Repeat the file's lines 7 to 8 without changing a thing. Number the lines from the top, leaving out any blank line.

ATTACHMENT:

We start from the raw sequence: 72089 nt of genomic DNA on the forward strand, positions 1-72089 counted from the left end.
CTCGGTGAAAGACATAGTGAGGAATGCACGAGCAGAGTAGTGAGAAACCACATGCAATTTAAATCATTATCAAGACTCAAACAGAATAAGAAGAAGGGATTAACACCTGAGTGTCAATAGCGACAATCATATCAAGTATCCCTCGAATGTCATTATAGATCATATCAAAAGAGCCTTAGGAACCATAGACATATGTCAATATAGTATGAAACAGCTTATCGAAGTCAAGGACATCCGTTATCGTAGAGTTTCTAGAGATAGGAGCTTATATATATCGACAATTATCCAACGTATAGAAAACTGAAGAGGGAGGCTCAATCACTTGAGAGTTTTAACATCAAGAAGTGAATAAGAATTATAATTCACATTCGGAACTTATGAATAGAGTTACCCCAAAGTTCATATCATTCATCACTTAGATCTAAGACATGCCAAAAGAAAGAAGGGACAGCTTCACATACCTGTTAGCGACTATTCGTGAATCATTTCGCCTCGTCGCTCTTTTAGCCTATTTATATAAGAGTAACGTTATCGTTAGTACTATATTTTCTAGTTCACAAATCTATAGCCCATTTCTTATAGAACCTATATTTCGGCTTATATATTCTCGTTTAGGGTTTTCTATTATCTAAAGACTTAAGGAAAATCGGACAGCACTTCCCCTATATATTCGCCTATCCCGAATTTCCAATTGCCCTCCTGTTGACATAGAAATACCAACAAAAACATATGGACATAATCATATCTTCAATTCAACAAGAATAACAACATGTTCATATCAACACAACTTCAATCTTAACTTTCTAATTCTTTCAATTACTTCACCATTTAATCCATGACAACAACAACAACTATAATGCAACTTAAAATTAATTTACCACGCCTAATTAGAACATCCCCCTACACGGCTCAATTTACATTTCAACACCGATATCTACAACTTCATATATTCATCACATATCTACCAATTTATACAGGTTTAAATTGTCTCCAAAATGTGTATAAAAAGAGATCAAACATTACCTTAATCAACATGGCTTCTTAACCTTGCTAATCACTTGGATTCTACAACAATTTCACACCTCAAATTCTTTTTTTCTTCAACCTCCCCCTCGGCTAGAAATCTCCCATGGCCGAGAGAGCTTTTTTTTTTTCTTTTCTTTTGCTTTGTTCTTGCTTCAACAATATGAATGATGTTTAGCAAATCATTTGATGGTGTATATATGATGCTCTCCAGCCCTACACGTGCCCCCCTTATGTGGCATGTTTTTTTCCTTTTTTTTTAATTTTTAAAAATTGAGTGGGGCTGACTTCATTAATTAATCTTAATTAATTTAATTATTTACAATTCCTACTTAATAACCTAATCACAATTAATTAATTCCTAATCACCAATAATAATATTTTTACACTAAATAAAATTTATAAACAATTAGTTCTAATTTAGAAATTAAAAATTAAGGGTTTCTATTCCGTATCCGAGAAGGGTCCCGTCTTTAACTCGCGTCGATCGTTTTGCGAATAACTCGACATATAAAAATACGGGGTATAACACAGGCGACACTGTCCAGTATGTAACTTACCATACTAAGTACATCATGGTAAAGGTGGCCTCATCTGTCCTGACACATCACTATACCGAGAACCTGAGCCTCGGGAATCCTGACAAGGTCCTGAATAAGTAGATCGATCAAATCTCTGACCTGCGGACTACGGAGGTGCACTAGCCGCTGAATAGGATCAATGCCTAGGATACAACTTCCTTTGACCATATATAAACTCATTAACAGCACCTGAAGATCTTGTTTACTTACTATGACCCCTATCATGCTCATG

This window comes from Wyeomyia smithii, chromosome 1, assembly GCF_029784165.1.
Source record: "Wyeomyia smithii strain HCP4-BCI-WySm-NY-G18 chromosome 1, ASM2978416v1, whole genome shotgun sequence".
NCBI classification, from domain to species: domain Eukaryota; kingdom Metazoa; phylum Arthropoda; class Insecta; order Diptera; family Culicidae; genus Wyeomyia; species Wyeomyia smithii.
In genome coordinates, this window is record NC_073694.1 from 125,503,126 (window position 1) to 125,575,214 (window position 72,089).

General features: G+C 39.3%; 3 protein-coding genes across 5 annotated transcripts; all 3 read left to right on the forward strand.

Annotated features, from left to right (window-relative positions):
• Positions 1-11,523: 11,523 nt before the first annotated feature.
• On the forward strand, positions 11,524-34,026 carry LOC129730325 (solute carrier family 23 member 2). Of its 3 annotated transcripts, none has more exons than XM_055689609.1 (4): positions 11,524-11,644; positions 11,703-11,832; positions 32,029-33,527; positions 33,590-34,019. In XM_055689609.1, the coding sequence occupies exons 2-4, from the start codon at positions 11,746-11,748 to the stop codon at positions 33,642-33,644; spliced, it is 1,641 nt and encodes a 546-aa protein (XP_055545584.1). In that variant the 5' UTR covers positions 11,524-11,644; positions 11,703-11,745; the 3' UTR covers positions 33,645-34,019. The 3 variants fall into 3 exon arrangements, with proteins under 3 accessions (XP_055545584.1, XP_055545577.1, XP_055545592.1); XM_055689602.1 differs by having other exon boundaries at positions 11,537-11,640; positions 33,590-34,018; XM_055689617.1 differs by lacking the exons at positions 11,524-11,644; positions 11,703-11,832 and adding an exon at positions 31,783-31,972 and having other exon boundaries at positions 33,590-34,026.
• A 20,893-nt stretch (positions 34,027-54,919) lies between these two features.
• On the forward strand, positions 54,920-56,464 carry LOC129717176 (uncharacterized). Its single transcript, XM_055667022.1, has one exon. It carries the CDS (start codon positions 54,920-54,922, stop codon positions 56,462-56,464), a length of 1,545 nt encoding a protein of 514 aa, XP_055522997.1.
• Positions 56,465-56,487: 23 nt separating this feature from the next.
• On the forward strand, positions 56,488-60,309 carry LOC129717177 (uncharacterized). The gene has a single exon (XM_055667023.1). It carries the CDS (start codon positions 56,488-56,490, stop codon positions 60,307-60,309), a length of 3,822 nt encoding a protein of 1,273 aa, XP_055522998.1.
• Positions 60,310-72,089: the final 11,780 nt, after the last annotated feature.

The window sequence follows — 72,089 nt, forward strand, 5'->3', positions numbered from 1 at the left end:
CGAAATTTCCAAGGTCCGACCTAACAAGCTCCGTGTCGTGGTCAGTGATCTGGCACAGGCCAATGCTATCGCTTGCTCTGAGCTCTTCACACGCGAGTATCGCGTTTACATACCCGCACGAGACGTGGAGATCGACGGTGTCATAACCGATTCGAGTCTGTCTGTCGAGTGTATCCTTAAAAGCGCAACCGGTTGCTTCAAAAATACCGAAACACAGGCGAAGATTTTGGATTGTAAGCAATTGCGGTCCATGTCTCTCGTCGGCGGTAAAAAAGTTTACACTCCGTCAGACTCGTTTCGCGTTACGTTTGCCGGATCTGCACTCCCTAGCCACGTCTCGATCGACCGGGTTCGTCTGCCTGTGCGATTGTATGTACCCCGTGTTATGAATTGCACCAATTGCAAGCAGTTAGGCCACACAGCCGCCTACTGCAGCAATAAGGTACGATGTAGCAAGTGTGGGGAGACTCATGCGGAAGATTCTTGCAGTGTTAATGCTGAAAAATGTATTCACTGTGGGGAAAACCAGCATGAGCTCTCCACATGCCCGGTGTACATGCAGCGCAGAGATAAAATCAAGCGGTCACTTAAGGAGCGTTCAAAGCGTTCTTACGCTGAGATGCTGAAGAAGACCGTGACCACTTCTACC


General features: G+C 39.3%; 3 protein-coding genes across 5 annotated transcripts; all 3 read left to right on the forward strand.

Annotated features, from left to right (window-relative positions):